Installing from Local Repositor

Installing from Local Repositor

Installing from an Archive

While with a local repository things are working fine, it has one disadvantage: there might be a lot of files, and passing/copy/distributing thousands of files is simply not scalable. Instead, I can create a (compressed) zip archive. For this, I create a zip file of the local repository with the plugins/features folders on top:

Created Archive File of Local Repository

Created Archive File of Local Repository

Then I can use it as an Archive repository to update from:

Added Archive Repository File

Added Archive Repository File

Summary

It is possible with Eclipse to download an online repository and then use or distribute it locally, so I do not an internet connection for installation. This is very useful for classroom installation, locations with limited internet bandwidth, or to make a backup of the updates installed.

 

Happy Replicating 🙂

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13 thoughts on “Replicating an Eclipse Update Site for Offline Usage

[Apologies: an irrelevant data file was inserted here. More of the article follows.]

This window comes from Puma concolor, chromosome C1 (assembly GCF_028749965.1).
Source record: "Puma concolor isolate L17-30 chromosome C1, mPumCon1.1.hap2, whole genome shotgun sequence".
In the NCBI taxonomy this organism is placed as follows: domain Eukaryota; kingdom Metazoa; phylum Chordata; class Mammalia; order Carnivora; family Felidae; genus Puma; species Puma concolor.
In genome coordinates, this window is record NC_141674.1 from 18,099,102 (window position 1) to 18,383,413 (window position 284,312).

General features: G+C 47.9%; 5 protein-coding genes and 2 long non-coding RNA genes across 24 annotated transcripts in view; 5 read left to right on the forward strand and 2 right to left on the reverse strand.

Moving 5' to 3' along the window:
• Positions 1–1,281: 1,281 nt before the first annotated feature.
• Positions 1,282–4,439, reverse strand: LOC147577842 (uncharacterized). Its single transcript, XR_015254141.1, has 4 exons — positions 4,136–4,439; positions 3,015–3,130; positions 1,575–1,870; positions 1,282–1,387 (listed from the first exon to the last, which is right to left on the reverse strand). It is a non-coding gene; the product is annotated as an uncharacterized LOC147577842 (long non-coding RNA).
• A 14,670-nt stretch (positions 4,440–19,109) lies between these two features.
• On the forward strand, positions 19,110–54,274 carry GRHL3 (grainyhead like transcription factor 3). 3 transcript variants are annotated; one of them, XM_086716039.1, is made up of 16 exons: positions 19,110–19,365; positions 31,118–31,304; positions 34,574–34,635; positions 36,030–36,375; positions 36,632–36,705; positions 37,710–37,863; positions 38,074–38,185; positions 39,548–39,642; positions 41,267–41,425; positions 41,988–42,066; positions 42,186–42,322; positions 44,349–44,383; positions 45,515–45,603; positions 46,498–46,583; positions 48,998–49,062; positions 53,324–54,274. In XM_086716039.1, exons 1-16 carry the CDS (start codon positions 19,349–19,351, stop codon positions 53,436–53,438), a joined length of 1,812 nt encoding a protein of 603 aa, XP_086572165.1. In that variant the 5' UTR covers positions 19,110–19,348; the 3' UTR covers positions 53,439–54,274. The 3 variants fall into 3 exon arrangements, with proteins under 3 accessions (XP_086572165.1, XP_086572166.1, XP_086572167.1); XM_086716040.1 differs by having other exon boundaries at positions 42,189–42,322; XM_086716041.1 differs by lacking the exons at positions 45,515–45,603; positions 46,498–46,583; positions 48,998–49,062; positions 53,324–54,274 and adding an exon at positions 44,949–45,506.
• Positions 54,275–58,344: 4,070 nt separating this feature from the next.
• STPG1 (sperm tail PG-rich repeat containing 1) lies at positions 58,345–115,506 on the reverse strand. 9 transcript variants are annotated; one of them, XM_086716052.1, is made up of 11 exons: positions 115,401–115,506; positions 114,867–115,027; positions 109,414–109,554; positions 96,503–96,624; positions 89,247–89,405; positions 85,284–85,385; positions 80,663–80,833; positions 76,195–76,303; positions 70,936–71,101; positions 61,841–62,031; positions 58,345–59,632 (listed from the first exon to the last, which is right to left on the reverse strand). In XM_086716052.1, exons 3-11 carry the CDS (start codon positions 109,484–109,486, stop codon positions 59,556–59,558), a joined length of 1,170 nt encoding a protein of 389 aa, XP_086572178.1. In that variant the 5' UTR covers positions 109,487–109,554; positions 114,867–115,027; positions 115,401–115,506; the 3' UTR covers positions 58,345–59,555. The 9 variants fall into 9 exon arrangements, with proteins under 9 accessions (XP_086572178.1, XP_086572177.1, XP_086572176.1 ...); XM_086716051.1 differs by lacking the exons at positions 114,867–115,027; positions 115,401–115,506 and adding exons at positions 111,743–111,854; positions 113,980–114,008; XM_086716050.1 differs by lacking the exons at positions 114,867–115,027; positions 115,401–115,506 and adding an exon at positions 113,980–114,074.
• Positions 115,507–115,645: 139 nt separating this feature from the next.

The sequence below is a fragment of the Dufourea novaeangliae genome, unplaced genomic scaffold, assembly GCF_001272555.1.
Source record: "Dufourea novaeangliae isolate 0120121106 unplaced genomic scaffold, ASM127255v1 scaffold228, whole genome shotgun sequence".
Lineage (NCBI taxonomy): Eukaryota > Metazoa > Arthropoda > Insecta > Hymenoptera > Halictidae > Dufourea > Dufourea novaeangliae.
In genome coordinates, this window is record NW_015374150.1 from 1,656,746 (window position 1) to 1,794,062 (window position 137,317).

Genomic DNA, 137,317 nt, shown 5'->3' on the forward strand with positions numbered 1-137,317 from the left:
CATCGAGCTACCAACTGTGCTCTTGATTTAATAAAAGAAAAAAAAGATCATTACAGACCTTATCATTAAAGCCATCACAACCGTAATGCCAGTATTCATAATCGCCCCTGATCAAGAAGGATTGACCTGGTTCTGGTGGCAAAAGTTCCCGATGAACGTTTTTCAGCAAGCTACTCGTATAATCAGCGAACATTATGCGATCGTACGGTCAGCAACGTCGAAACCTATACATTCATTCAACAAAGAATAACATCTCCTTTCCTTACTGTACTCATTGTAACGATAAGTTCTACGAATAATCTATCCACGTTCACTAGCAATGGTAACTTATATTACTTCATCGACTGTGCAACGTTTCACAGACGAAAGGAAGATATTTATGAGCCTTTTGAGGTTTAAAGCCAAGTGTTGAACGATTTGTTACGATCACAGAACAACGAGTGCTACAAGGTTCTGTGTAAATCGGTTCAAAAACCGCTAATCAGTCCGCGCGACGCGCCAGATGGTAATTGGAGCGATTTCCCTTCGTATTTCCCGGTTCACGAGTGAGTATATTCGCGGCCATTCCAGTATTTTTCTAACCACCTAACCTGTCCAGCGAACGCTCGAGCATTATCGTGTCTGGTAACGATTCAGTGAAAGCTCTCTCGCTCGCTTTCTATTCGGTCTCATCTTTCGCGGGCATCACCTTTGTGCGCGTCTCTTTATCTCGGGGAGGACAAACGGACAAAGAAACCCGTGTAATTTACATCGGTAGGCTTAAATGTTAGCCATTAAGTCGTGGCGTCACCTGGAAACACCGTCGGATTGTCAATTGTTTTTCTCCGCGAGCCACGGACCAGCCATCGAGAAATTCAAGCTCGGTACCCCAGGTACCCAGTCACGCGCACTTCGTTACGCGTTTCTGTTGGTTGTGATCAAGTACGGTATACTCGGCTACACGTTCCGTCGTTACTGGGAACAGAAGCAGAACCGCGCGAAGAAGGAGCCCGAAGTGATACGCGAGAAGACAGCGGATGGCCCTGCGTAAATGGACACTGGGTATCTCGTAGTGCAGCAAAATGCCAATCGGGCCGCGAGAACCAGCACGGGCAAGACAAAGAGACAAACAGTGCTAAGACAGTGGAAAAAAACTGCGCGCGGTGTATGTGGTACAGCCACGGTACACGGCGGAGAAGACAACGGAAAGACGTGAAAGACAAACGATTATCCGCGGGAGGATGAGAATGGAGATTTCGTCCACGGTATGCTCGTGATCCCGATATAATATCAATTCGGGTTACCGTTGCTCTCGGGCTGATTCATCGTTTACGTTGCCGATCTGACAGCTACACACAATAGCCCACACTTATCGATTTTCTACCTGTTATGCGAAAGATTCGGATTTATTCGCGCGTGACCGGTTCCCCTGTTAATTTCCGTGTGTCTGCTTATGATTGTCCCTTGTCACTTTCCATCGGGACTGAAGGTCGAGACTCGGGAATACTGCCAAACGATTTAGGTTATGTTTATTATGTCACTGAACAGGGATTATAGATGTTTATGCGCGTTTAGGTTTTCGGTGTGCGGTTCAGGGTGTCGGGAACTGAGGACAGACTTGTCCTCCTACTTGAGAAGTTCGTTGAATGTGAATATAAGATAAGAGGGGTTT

1. Very helpful!

    With KDS_2.0.0 I get “provisioning Exception – Unable to read repository at http://freescale.com/lgfiles/updates/Eclipse/KDS/content.jar.”

    I was able to use this as a work around.
    With my PExDrv v10.4 eclipse install, I created a local mirror.
    (I was not able to create a local mirror from the KDS_2.0.0 eclipse install.)

    From KDS_2.0.0 I was able to install “MQX Task Aware Debugger for GDB” from the local mirror.

    I wonder, is there something wrong with the KDS_2.0.0 eclipse install?

    Thank you!

    Like

    • Hi Jeff,
      I just checked it on my side, and it works as expected. However, I know that if I am on a very slow network, then I encounter such kind of things. And yes, in that case, I typically use an offline installer/download. It might be helpful if you do not install too many plugins at the same time: try to minimize the amount of download and install only one plugin after each other (if this is possible).